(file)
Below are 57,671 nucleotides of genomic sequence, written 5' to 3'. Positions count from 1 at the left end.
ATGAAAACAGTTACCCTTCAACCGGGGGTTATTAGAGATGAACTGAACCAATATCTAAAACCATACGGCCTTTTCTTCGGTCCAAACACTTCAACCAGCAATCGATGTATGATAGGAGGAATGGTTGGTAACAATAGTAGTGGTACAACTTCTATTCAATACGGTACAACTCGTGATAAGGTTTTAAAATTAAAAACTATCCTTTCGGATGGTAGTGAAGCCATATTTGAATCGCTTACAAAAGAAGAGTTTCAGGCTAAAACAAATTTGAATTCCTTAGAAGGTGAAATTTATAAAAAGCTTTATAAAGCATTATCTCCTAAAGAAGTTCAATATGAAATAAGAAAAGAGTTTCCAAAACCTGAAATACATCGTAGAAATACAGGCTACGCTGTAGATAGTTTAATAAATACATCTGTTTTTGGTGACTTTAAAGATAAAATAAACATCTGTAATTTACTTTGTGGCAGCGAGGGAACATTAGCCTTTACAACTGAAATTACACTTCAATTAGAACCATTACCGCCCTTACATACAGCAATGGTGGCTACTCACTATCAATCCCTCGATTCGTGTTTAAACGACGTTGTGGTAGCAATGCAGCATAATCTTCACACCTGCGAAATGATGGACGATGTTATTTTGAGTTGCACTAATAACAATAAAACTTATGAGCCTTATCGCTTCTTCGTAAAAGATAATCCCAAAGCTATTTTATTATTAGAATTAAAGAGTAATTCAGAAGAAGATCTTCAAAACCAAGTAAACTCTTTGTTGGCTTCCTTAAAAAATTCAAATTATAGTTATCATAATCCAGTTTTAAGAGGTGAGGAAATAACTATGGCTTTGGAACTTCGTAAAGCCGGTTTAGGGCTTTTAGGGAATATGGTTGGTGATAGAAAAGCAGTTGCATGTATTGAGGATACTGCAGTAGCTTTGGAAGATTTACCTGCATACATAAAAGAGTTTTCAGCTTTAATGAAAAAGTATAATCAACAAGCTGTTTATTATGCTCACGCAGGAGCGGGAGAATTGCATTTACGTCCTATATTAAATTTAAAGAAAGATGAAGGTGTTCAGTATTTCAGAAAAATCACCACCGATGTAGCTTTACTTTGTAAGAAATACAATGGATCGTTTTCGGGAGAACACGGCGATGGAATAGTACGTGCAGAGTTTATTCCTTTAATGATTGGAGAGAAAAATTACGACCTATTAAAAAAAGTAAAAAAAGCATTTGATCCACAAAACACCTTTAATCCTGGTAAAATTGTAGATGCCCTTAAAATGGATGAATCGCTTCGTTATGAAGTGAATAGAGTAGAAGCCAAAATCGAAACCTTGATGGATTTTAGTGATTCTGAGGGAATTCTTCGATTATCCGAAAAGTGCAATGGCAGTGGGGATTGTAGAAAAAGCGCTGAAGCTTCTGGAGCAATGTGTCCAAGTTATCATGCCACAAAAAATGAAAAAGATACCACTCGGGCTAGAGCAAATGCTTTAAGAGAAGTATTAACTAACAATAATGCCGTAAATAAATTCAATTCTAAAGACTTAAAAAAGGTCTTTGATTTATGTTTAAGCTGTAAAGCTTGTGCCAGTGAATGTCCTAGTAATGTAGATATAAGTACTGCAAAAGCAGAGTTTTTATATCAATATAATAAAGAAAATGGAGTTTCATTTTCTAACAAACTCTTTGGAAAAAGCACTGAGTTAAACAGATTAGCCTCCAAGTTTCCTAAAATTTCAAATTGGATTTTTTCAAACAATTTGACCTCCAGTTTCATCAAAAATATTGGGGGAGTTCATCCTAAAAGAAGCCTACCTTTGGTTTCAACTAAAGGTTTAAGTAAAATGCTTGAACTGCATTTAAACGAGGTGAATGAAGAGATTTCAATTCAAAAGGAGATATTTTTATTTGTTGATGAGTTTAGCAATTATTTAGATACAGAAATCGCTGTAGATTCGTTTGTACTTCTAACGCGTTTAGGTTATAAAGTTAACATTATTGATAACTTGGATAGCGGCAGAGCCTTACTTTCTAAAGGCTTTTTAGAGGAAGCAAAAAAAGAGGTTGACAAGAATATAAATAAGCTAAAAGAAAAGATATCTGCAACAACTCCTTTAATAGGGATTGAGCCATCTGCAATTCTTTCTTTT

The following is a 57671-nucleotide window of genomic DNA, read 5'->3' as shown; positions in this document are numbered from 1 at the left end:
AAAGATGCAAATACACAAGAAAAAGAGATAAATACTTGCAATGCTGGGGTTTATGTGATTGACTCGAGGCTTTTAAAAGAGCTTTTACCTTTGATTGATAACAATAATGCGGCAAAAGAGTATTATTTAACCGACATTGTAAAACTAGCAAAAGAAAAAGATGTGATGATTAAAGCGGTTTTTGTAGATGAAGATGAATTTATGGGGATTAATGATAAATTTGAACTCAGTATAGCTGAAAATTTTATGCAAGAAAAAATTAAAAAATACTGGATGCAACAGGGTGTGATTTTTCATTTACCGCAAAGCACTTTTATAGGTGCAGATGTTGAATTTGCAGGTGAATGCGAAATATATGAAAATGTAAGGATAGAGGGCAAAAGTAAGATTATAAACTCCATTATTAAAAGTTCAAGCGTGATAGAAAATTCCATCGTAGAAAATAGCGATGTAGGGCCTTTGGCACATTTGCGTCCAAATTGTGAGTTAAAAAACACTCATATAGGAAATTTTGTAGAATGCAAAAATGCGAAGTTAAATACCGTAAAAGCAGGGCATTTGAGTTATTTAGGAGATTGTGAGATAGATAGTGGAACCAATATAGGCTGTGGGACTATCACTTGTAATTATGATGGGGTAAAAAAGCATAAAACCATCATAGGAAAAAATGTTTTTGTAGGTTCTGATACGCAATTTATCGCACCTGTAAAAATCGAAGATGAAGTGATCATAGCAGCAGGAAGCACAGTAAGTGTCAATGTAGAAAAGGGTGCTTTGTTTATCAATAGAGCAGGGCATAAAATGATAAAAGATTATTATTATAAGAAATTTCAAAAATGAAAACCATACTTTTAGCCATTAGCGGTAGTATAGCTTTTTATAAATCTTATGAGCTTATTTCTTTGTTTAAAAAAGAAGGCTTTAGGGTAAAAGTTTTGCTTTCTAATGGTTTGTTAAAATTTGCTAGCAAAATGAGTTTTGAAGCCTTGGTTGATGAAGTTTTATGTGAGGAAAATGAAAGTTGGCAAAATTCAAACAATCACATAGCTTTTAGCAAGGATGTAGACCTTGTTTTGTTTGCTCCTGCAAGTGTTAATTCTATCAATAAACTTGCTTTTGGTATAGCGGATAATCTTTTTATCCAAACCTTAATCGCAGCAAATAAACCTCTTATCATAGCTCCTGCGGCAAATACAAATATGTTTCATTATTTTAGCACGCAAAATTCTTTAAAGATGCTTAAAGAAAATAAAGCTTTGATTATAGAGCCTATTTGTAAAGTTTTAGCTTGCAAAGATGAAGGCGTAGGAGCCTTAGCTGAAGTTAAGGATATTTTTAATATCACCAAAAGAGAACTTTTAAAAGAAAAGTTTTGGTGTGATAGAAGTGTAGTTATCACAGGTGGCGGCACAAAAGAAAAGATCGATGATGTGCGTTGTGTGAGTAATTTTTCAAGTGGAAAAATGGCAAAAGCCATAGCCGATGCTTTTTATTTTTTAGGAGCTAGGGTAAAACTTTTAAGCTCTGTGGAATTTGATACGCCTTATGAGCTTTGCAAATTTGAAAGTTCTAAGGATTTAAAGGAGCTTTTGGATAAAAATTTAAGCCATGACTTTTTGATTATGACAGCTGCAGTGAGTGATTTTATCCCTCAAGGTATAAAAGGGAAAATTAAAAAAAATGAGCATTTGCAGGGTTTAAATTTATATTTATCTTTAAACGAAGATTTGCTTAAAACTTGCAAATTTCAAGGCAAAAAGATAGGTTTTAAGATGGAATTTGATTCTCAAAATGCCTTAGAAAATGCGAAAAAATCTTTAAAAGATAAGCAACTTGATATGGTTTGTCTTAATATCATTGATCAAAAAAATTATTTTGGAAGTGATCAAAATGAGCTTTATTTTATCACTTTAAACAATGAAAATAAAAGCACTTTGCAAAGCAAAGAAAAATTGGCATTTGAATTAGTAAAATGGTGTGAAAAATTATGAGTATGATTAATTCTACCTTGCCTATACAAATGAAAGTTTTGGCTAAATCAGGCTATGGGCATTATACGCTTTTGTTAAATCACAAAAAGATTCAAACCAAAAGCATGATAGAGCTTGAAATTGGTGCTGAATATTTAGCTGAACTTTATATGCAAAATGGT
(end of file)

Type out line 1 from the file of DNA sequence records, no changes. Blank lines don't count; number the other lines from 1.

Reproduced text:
Below are 57,671 nucleotides of genomic sequence, written 5' to 3'. Positions count from 1 at the left end.